After severely curtailing religion for more than 30 years, Castro has reversed course during the past decade. This was officially acknowledged by the Clinton administration two years ago, when the State Department distributed "background notes" on the subject: "Since 1992, the Cuban government has eased the harsher aspects of its repression of religious freedom. In preparation for the visit of Pope John Paul II in January 1998, the government further relaxed its restrictions on religion, especially toward the Roman Catholic Church."

The Chinese authorities, by contrast, have violently intensified their repression of all forms of religious and spiritual expression during the past year, without much regard for Western sensibilities. This year the Clinton administration endorsed a United Nations draft resolution voicing deep concern about "the severe measures taken [by Beijing] to restrict the peaceful activities of Buddhists, Muslims, Christians and others, including Falun Gong adherents," as well as "increased restrictions on the exercise of cultural, linguistic, religious and other freedoms of Tibetans."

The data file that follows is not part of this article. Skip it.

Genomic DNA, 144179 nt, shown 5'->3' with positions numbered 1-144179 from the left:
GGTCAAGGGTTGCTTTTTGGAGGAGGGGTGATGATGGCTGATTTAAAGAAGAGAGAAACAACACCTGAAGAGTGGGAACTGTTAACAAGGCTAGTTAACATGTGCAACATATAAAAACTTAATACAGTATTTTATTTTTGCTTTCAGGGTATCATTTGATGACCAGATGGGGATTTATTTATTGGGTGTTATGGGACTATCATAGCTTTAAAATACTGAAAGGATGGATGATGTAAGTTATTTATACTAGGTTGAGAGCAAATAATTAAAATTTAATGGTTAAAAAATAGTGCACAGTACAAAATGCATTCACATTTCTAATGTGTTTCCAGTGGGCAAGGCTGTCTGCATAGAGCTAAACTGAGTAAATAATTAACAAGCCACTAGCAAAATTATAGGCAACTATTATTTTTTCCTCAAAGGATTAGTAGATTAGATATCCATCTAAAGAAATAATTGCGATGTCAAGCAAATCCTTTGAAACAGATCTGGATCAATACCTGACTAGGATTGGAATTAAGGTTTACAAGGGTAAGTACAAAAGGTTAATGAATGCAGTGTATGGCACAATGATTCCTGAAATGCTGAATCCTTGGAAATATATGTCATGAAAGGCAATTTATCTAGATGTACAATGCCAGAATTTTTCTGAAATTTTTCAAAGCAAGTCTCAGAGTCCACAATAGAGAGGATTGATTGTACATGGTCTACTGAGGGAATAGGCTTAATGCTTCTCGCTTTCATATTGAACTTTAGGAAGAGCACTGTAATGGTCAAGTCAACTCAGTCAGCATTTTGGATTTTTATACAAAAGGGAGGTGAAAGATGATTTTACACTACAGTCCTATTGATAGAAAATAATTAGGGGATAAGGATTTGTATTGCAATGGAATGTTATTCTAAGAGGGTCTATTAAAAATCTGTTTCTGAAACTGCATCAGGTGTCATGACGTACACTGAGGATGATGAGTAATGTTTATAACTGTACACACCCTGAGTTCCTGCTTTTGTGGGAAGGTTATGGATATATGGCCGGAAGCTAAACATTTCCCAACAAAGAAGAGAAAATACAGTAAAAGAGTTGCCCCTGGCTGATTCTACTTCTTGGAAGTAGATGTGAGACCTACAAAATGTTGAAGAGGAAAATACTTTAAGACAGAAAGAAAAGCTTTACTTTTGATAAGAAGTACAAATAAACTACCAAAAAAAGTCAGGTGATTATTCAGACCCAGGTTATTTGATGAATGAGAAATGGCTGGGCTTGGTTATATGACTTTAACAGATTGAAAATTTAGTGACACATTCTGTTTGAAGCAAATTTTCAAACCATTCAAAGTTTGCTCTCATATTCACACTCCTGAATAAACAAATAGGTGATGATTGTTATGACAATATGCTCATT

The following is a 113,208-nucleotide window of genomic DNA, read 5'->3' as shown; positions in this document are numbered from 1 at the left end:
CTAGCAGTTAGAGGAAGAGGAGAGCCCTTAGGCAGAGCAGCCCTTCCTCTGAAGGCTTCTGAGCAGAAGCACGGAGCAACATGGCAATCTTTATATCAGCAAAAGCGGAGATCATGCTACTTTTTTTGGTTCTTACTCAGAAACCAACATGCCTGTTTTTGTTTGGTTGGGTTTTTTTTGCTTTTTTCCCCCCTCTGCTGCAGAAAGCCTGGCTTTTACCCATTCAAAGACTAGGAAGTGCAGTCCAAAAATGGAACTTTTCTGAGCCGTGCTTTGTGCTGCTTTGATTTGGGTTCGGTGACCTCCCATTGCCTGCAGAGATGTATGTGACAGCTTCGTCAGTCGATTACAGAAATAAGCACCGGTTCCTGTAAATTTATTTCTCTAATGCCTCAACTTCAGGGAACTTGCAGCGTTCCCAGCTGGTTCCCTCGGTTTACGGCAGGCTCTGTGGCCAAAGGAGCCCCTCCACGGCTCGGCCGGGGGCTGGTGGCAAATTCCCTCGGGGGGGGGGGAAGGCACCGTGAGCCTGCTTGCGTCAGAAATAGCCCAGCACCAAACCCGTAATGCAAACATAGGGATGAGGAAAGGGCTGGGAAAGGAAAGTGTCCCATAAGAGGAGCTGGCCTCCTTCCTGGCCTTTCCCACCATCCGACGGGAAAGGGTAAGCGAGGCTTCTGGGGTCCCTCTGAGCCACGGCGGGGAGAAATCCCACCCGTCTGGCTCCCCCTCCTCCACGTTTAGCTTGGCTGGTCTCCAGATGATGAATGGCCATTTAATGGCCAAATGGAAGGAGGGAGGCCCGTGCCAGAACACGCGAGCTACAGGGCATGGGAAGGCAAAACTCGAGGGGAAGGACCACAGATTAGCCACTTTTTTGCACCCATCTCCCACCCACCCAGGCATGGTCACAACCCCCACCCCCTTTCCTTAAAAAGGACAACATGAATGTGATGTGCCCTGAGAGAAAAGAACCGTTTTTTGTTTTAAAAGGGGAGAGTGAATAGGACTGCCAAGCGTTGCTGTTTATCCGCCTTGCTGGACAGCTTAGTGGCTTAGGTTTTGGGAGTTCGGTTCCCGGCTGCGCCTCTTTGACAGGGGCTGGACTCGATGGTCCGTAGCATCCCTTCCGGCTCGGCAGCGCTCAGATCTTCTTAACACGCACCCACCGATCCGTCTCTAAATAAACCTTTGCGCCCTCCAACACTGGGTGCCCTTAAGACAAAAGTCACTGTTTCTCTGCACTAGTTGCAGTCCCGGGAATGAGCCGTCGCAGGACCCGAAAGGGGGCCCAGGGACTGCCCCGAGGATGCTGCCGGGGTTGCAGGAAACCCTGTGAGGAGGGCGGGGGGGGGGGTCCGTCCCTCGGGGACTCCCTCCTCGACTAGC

Cuba's human rights record is terrible, but China's is even worse. That is the grim truth Bush and Gore must choose to ignore in order to preserve a destructive double standard that has haunted U.S. foreign policy through six administrations. Their willingness to prolong this intellectual dishonesty does not bode well for the integrity of whichever administration comes to power next January.

By Joe Conason

Joe Conason is the editor in chief of To find out more about Joe Conason, visit the Creators Syndicate website at

MORE FROM Joe Conason

Related Topics ------------------------------------------

Al Gore China Cuba George W. Bush